Posts Tagged ‘Hammer Museum’

The Unmooring of Jibade-Khalil Huffman

Jibade-Khalil Huffman. Untitled (Cake), 2015. Archival inkjet print, 8 x 10 in. Courtesy of the Artist.

Today from our partners at Art Practical, we bring you Anna Martine Whitehead’s consideration of the work of artist Jibade-Khalil Huffman. The author notes, “For Huffman, poetry is a means to shape-shift and mistranslate, reforming meaning by first dissolving it.” This article was originally published on April 16, 2015.  In her pivotal essay “Poetry Is Not a Luxury,” Audre Lorde writes of the “places of possibility[…..]

#Hashtags: Conceptualizing Difference

Charles Gaines: Gridwork 1974-1989. 
Installation view at the Hammer Museum, Los Angeles. February 8-May 24, 2015. Photography by Brian Forrest.

#institutions #race #conceptualism #access #appropriation A recent performance at Brown University by conceptual poet Kenneth Goldsmith has resurrected what had seemed to be a long-ago-settled debate. Goldsmith, whose poetic practice is based on appropriation, presented an adaptation of the autopsy report of Ferguson, Missouri, police shooting victim Michael Brown as a poetic reading during the Interrupt 3 arts festival in mid-March. The subsequent commentary has largely taken Goldsmith to task for what many perceive to have[…..]

Hammer Projects: N. Dash at The Hammer Museum

N. Dash. Untitled, 2014; adobe, oil, pigment, string, acrylic, linen, jute, and wood support. Courtesy of the Artist. Photo: The Hammer Museum.

N. Dash’s solo exhibit at the Hammer Museum begins with a series of Duratrans transparencies displaying magnified wreaths of frayed fabric in architectural light boxes. Her work, which faces the open and airy courtyard of the Los Angeles museum, was presented in conjunction with the Mandala of Compassion for two weeks, a live exhibit in which Tibetan Buddhist monks constructed a sacred mandala using colored sands[…..]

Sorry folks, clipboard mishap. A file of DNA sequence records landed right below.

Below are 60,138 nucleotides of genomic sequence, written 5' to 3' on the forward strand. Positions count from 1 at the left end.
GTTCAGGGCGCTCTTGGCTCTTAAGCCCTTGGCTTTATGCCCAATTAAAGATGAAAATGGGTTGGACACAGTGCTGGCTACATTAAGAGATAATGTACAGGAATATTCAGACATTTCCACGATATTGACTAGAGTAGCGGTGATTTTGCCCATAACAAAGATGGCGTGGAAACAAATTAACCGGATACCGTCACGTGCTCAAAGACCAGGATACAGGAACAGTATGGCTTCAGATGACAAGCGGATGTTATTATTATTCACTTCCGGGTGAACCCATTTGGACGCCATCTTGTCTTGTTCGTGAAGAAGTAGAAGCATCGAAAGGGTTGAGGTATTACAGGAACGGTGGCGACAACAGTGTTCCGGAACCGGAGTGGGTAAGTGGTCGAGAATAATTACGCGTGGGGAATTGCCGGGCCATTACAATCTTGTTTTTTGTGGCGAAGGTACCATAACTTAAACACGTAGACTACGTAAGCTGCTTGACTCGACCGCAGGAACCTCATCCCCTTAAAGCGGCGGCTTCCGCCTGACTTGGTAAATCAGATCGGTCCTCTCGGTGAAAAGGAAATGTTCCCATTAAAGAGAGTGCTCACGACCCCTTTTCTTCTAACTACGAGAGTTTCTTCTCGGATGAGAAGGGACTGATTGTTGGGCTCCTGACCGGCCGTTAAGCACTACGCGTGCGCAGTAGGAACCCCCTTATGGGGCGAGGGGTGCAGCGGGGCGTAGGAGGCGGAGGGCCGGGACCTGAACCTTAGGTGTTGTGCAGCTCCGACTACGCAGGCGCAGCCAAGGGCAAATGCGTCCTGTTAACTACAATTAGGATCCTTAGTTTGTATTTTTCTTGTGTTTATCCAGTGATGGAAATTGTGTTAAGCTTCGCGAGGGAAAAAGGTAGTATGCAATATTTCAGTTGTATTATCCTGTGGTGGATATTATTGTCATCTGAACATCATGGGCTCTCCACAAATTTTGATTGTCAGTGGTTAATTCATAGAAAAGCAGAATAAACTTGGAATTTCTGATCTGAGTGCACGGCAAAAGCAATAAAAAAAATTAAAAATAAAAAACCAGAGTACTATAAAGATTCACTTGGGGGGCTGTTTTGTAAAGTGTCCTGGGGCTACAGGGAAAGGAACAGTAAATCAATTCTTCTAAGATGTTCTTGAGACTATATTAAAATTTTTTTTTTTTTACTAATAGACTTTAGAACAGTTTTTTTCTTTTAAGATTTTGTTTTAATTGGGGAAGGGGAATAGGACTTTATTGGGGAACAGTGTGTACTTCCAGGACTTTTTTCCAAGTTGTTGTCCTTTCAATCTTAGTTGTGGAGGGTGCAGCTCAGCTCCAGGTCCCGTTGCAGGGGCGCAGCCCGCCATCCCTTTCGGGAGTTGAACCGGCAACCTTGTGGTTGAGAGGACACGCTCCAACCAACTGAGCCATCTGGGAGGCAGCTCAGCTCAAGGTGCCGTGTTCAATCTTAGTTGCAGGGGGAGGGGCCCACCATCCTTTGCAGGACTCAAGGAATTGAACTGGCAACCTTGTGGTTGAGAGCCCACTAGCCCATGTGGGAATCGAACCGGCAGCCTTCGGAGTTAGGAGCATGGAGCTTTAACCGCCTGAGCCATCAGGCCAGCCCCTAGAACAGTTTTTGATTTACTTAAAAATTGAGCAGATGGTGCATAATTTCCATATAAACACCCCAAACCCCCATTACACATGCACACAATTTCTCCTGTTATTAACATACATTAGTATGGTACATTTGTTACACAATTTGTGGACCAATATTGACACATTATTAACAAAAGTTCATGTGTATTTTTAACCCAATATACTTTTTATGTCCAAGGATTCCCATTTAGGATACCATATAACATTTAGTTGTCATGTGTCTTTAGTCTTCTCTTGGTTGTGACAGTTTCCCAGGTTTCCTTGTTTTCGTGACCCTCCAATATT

The Dark Side of Mickey Mouse: Llyn Foulkes at the New Museum

Llyn Foulkes. Pop, 1985-90; mixed media with soundtrack; 84 x 123 x 3 in. Courtesy of the artist's website.

Llyn Foulkes ranks among that rare cadre of artists for whom fame is an optional extra. Over the course of his fifty-year career, the Los Angeles–based multimedia artist and musician has experienced periods of success—for his monumental Pop-influenced paintings of rocks and, decades later, for his zany, large-scale narrative tableaux. But much of his work has been met with silence from critics and buyers, allowing[…..]

Llyn Foulkes at the Hammer Museum

For both Walt Disney and Llyn Foulkes, it all started with a mouse. Mickey, to be precise, accompanied both men throughout their respective careers—Disney in a manner of lucrative iconography, and Foulkes in a manner of psychological distress. To most, the cartoon rodent was the paragon of jubilant youth, but through Foulkes’ lens, Mickey was a sanitized, furtive representative of the rats infesting the politics,[…..]

If You Weren’t So Gorgeous

narcissister-every-woman

L.A. Expanded: Notes from the West Coast A weekly column by Catherine Wagley “She could have been signed on the basis of her pedigree alone,” said columnist Stephen Metcalf, talking about Whitney Houston on Slate’s culture podcast Tuesday, four days after the singer’s death. “Her godmother was Aretha Franklin. Her mother was an accomplished gospel singer. Her cousins were Deedee and Dionne Warwick. She could[…..]

Death Panel Discussion

L.A. Expanded: Notes from the West Coast A weekly column by Catherine Wagley “There are no easy happy endings anymore,” said writer David Levithan when interviewed about The Lover’s Dictionary, a novel told entirely through “definitions” of words like “aberrant” and “quixotic.” But there are no easy sad endings anymore, either–even though the romance the book dissects is doomed from the start, Levithan indulges in[…..]